It’s not that breadboarding AVR circuits is difficult. But you have to admit that it takes some time to set everything up. We don’t label the top of our DIP chips so that you know what each pin does just by looking. Which means that wiring up the programmer involves pulling out the datasheet. [Vinnie] found the solution to this problem which is to make one of these interface PCBs for each AVR chip family. The long pins make it easy to drop over the top of your microcontroller, which is where the name comes from.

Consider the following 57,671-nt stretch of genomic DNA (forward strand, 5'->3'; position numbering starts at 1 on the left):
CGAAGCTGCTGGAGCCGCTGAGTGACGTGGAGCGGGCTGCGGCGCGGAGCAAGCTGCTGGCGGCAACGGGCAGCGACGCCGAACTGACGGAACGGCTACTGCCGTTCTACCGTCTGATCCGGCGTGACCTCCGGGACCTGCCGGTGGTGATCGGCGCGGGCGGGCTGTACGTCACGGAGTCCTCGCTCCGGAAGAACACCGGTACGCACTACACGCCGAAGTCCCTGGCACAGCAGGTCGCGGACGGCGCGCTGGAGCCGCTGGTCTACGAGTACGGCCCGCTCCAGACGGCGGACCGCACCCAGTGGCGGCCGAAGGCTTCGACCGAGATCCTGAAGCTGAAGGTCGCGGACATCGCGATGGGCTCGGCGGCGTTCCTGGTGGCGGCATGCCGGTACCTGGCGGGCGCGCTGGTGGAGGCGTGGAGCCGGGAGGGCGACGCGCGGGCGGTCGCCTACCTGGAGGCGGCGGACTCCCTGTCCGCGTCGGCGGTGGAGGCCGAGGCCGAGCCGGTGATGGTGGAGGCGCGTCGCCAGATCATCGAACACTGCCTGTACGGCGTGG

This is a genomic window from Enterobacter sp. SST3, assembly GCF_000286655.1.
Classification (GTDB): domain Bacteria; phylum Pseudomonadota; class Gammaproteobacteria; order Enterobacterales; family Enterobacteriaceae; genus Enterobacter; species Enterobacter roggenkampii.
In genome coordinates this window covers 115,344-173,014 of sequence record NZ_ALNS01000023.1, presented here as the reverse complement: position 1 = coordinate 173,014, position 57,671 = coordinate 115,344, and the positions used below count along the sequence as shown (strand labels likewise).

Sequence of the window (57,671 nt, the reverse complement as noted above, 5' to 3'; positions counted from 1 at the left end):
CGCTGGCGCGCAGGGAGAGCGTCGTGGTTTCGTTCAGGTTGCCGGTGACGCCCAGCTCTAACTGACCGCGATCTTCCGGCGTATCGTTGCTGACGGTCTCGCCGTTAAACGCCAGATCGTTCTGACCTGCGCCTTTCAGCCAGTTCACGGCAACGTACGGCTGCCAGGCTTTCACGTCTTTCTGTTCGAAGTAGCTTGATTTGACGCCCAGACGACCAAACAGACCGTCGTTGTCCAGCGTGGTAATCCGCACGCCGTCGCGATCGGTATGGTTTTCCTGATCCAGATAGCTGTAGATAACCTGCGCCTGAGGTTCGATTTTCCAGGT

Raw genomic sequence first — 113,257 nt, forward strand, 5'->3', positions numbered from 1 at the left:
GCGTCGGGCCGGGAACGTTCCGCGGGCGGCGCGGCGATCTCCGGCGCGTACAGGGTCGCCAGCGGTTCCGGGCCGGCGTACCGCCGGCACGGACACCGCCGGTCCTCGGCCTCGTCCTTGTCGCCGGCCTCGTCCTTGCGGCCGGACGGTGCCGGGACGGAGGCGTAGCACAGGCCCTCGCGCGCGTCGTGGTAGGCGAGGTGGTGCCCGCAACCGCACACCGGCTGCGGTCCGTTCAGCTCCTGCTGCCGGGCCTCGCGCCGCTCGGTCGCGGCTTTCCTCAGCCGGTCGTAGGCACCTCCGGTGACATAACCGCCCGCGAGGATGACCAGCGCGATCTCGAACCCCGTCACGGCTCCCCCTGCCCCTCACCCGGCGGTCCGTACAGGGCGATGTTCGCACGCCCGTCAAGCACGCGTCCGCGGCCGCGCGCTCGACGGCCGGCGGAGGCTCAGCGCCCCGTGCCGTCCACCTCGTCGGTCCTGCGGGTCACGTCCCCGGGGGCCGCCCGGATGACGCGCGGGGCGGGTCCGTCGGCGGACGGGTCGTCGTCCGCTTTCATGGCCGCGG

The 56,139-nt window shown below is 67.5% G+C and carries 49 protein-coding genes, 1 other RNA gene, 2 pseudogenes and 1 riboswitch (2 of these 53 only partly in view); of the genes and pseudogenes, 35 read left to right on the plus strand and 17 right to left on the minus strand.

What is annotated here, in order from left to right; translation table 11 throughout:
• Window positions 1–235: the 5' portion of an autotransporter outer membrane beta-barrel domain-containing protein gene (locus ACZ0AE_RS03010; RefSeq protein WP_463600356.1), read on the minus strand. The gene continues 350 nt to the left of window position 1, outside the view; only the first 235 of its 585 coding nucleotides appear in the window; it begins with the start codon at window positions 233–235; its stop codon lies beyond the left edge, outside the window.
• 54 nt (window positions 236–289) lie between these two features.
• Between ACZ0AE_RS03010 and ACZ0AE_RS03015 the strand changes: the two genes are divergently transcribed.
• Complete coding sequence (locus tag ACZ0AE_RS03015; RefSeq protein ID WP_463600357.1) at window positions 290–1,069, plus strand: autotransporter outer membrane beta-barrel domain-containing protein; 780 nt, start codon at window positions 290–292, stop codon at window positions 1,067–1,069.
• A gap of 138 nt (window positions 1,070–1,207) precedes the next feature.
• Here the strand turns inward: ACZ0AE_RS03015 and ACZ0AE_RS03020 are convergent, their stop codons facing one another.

His first stab at the idea was just a hunk of home etched PCB which broke out the programming pins into the 6-pin ICSP standard. This second rendition uses the 10-pin standard and adds a few extras into the mix. He included decoupling capacitors which need to be used in every circuit anyway. There’s a crystal along with its load capacitors. This clock source is a snap to enable by burning some fuses. If you choose to use the internal oscillator instead this hardware won’t interfere. The LED is used to get you up and running with blinky firmware as quickly as possible. He plans to add jumper in the next revision which can disconnect this components from the I/O pin. Now you just need to add a 10-pin header to that USB keyboard AVR programmer and you’re in business.